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            I have nothing to do with the cinema except that sometimes I watch it. I study the folklore and partially the mythology. I will simply introduce some principal points of the topic that I was supposed to speak on. I will try to connect it with the question which is being discussed here. It is what we called the inseparable unity of time and space. In other words, the chronotope, I am more used to this term. I won’t go into historical details of the question, I’ll draw your attention to just a few points, as I’ve already said. Besides, one of the words that I heard today in this room is «mythologeme», which has a lot to do with my topic. I would like to start, I guess, from the following thing: really, the problem of the unity of time and space, from my point of view, is in dividing of space, dividing of time, in determination of time and space limits which are interconnected, plus in the semantics of the objects of time and space that especially distinguishes. But since I study the traditional culture and the mythology on the first place, I’ll try to denote a few points that are typical for the mythological perception of time and space. I will have to digress a bit from the problem and start from the way man - a long time ago, when he was just becoming man - perceived the surrounding world. He perceived it indivisibly. From the point of view of a lot of mythological schools, man, when he becomes man, when he creates his own mythology, believes himself to be in the unity with the world. This is where the problem of chaos arises. That is, if he perceives himself in unity with the surrounding world and if he can not describe it, if he can not give any spatial reference points, then he lives in chaos and is a part of this very chaos. There exist the points of view of the neostructuralists, the neosemiotics. Actually, now we already can speak about the neosemiotics - a man distinguishes himself from the environment and only then he becomes one, and only then he can denote some spatial reference points within which he actually moves. A man becomes a man only when he is in motion, including the motion in the anthropocentric system. We all, speaking generally, live in the anthropocentric system, we put ourselves into the center of the Universe. Naturally, a man who is placed into this anthropocentric system can describe space only in the categories in which he can move. This category is absolutely simple and doesn’t need any serious explanation.   That is the man can move forward, backward, on the left, on the right, up and down. And that’s all. That is space is described only this way.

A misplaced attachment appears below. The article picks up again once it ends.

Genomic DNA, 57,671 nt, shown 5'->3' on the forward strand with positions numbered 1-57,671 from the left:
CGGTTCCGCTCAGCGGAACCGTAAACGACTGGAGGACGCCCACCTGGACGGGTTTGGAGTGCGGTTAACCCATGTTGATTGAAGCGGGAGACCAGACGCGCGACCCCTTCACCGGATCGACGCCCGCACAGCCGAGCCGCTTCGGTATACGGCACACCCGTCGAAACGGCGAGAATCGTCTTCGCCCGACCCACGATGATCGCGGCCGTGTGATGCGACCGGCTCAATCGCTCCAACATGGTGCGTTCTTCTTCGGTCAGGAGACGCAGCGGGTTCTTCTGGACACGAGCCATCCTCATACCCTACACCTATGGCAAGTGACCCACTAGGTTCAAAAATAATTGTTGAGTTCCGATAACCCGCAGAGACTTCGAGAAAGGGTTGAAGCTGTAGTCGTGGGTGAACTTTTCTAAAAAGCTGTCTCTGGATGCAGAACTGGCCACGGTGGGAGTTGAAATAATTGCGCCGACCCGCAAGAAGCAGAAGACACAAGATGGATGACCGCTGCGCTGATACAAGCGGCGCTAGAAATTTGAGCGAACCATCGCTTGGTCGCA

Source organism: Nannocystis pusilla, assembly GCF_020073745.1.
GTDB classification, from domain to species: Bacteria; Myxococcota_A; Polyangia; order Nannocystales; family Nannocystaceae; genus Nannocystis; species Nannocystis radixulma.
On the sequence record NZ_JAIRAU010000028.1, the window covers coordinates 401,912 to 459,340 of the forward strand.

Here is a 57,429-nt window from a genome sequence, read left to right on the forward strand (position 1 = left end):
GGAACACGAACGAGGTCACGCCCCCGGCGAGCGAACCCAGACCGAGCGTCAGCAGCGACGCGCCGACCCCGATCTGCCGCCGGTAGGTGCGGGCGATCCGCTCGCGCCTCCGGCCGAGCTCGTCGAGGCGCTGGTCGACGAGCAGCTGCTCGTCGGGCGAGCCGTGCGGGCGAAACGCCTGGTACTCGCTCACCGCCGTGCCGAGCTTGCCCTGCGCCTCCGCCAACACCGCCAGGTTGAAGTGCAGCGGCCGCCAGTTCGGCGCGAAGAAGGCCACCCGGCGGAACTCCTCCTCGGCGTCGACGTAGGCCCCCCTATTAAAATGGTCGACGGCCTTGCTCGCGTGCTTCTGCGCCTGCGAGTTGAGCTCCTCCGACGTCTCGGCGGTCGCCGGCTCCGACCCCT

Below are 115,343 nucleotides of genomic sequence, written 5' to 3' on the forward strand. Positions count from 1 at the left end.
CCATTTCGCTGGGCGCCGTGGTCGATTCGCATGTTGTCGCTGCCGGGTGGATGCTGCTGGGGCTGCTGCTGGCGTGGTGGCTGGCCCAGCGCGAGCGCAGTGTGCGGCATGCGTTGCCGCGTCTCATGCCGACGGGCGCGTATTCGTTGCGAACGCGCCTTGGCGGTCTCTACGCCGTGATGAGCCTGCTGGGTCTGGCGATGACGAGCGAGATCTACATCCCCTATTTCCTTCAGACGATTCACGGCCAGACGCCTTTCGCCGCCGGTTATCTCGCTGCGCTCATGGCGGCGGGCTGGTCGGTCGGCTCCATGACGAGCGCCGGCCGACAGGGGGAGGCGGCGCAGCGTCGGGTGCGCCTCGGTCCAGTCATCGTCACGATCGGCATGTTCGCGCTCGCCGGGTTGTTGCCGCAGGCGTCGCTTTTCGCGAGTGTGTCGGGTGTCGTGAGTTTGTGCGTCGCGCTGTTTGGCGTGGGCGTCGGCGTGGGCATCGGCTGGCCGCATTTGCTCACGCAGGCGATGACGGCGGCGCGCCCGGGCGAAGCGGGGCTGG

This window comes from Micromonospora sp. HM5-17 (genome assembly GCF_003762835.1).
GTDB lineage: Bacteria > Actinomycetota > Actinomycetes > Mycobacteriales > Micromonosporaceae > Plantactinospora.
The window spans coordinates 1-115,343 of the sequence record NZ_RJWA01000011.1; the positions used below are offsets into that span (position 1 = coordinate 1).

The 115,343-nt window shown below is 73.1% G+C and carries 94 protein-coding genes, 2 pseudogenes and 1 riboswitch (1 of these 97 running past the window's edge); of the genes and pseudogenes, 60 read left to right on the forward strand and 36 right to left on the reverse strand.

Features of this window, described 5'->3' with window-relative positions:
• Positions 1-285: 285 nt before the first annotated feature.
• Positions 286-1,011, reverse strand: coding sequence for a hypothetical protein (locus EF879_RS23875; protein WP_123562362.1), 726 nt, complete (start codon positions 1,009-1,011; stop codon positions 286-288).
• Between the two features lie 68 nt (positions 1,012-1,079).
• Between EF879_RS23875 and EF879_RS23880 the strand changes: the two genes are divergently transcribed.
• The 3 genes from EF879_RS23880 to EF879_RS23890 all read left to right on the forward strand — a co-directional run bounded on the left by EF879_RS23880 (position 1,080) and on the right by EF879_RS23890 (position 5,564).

Actually, time is also very simply described. A man is being in constant motion in time, and, just like he is in the center in space, he is in the center in time. He is in the present which means that he can’t reach what’s before or behind him, he can’t as well reach what’s on the left, on the right, what’s above and what’s under. By analogy  - the man can not get into the future and he can not get back into the past. It seems to be quite simple. Why the man can not get into the future? Because he lives in the present. Why the man can not «get into» what is ahead? Because when he starts moving, the system of coordinates moves together with him.  That is he can move himself. It is motion itself, motion as such, to my mind, that is the key to understanding of how man perceives the surrounding world in the mythological system. For him the system of coordinates where he lives is not simply spatial, he gradually starts perceiving it under the influence of ideas connected with his self-cognition. That as long as he’s alive - he can move. When a man dies, he can’t move anymore. But then he becomes movable. And since he becomes movable, typical ideas about inanimate objects can be applied to him. And gradually man starts forming in the mythological system the idea that there is him - human, and there is inhuman because otherwise he actually can’t live. Since  man is in the middle, then everything that’s on the right, on the left, above, below, ahead or behind is inhuman. What’s in the future is inhuman; but man does have his own ideas about the future. What’s in the past is also inhuman. Besides, these ideas are being influenced by the ideas about the movable object, that is not only about man but about the inanimate object. And gradually on this time and space axis man starts populating what’s on the left, on the right, etc. with creatures that are not alive. But in fact, only a man can be «not-alive». Correspondingly, there appears the following system of ideas: in the future and in the past are those who are INANIMATE, who are not alive, that is those who are already dead and those who are not yet born - ancestors and descendants. Naturally, the idea about the ancestors and the descendants appears relatively late, but for a man whose life is limited by the mythological time the problem of time doesn’t exist because he lives always in the present and has the opportunity to reflect. About the problems of chaos and order; not like we’re doing it now, of course, during three or four hours, he reflects on it for centuries. Gradually the ideas became more complicated because man, cognizing himself, looked to his organism. Thus appeared the ideas that there is what’s inside and what’s outside. This opposition which formed gradually lies, to my mind, in the basis of the idea about soul, for example, with the notions of «the pure» and «the impure».